His 2022 contact+, the rate at which he makes contact, of 95 is slightly worse than his 98 mark in 2021 and the 104 he had in 2020, so if there is a specific area to pay attention to, it’s that one. But he still has boasts an excellent discipline+ (the rate at which he discerns quality pitches from bad ones using factors such as pitch velocity, movement, location, and count) of 115 and an elite BIP+ of 243. For reference, BIP+ assesses how much damage a hitter inflicts after contact, and that’s where Trout really shines.
But if you need to worry, worry about the Angels. Six teams will make the playoffs in each league, yes, but before Wednesday’s games, Los Angeles had the ninth-best record in the American League. Not only did the Red Sox surpassed them in the standings during their 13-game losing streak, but the Chicago White Sox and Cleveland Guardians did, too.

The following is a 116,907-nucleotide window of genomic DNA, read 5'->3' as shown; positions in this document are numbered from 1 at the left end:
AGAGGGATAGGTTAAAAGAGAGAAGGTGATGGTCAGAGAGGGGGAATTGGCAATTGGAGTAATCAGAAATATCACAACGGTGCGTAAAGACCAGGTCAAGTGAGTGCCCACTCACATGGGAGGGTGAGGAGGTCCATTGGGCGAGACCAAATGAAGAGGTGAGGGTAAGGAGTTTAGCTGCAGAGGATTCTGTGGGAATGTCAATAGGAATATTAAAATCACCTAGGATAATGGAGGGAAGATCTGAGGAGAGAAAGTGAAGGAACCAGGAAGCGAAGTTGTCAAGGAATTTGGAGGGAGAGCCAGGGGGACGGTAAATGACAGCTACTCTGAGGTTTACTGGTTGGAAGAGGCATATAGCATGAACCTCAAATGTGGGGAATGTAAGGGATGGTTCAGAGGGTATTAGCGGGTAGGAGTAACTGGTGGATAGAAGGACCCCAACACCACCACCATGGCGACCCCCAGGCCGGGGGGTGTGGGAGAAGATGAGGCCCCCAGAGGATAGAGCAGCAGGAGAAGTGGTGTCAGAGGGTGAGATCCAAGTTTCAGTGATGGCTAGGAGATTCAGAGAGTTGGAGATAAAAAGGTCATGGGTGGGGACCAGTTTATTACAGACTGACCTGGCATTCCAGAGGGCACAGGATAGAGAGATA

Entering play on May 25, the Angels had the third-best overall raw value (team rankings are calculated by using a model that combines each player’s 2022 raw value data). They were playing like a playoff-caliber team all around, too: their starters were eighth in RV-, and they were fourth in offense. The bullpen was the weak unit, checking in at 17th.
But the scenario is different now. Heading into play on Thursday, they’re eighth in batting, 10th in starting pitching, 24th in bullpen and 11th overall. They have fallen a few spots in batting and, particularly, in their bullpen performance.
The Angels have some really talented hitters besides Trout. They have the obvious advantage of rostering fellow game-changing talent Shohei Ohtani and other excellent offensive players like Taylor Ward, Anthony Rendon (who is nearing a return from injury), Jared Walsh and Max Stassi. But their pitching, particularly their bullpen, raises many more questions.
They still aren’t doomed, but if the Angels want to make the postseason for the first time since 2014, they will need to play a lot better.
Graphic design by Briggs Clinard.